The Social Security Administration’s disability income program assists people with disabilities. It pays income to the disabled individual and family members as long as they meet specific medical requirements.
The SSA does not list all diseases and conditions under their Blue Book instead of focusing on common ones. If you have a rare condition and you cannot find if the SSA covers it, you may qualify for a Compassionate Allowance.
What is a compassionate allowance?
The Compassionate Allowance or CAL initiative quickly identifies disabilities by using technology to cut the waiting time for those whose disabilities meet SSA’s requirements. Currently, there are over 6800 rare conditions recognized by the National Organization for Rare Disorders. This organization works with the SSA to add more disorders and diseases to the SSA’s CAL list.
What are some covered conditions?
The list of Compassionate Allowance Disorders continues to grow. Here are a few of those conditions:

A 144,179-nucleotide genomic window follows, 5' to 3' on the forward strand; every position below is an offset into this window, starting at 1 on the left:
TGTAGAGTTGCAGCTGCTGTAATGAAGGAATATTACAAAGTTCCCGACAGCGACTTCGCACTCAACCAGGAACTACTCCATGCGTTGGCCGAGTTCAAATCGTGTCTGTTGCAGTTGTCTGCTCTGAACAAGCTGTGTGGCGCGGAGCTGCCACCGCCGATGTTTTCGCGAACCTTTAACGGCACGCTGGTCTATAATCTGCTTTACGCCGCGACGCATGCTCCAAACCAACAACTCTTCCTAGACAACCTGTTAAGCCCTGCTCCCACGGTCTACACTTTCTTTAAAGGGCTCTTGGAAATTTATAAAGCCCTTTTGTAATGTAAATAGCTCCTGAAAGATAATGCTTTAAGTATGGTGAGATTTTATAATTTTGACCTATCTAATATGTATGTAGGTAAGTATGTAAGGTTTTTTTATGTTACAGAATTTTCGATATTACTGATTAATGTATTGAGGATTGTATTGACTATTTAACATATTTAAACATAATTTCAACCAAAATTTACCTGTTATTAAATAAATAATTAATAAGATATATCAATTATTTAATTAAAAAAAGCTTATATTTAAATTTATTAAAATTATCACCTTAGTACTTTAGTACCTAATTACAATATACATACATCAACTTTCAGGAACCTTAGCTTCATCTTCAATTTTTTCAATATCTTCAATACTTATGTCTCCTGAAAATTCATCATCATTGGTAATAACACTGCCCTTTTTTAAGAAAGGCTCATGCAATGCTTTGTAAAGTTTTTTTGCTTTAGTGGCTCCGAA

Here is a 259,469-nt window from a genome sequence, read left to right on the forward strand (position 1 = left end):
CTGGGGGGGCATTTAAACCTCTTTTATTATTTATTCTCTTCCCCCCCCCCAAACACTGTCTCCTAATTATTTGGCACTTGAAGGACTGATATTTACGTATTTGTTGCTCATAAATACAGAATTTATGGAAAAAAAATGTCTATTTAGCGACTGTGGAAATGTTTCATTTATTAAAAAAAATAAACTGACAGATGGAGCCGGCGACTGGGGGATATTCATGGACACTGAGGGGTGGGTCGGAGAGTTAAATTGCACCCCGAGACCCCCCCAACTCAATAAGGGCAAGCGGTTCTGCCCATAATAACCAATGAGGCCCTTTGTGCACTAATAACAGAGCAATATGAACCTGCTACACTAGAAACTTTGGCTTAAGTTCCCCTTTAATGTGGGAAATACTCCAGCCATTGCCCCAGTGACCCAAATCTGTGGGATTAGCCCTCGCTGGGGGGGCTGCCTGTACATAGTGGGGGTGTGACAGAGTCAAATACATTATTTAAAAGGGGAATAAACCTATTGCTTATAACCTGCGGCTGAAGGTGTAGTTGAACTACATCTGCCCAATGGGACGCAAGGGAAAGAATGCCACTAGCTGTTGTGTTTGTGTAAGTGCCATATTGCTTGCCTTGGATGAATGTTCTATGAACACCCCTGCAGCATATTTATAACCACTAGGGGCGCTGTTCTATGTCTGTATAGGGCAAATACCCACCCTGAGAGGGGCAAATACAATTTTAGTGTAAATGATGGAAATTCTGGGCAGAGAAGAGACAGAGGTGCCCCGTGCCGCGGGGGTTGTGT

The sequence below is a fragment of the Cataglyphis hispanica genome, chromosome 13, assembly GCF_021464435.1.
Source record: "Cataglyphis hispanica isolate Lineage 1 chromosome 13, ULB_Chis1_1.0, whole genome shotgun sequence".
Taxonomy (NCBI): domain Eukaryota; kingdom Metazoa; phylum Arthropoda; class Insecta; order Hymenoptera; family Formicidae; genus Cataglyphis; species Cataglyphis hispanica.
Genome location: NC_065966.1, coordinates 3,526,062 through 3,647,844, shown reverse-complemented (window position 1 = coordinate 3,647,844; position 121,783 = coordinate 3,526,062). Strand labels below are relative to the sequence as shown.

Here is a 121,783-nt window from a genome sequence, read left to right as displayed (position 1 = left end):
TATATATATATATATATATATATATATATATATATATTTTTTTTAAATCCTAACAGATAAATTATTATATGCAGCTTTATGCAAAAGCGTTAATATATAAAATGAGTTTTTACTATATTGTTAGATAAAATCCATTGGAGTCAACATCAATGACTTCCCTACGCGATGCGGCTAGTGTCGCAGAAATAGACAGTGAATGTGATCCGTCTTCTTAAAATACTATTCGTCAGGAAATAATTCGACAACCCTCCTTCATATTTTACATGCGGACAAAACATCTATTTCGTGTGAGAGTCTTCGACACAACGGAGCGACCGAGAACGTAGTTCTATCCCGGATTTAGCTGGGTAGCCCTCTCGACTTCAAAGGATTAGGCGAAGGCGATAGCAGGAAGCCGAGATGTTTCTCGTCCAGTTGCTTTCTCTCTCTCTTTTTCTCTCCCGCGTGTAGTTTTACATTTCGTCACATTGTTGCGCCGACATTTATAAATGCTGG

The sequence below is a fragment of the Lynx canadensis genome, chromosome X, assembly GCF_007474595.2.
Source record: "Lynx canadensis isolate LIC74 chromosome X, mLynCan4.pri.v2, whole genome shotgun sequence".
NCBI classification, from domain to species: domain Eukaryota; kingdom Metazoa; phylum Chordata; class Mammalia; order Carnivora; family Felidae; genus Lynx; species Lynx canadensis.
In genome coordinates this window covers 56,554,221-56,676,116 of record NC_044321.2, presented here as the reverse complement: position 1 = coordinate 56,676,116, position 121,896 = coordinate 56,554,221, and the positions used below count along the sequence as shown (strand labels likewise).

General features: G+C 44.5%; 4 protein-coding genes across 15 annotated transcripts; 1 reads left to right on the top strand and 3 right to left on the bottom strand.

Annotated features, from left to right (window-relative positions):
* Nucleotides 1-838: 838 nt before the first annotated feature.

- Alpers Disease
- Alstrom Syndrome
- Amegakaryocytic Thrombocytopenia
- Aortic Atresia
- Breast Cancer
- Child Lymphoma
- Fatal Familial Insomnia
- Lewy Body Dementia
- Pearson Syndrome
- Wolman Disease
- Zellweger Syndrome
The SSA receives information about new disorders from the public, medical and scientific experts, and research from the National Institute of Health. Anyone can suggest a name of a condition for consideration.
Do not give up if you do not find your condition listed in the Blue Book. Look under the Compassionate Allowances section of the Disability website. Keeping track of your medical records and knowing what conditions are on the Compassionate Allowance’s list may give you the best chance of getting approved for disability assistance.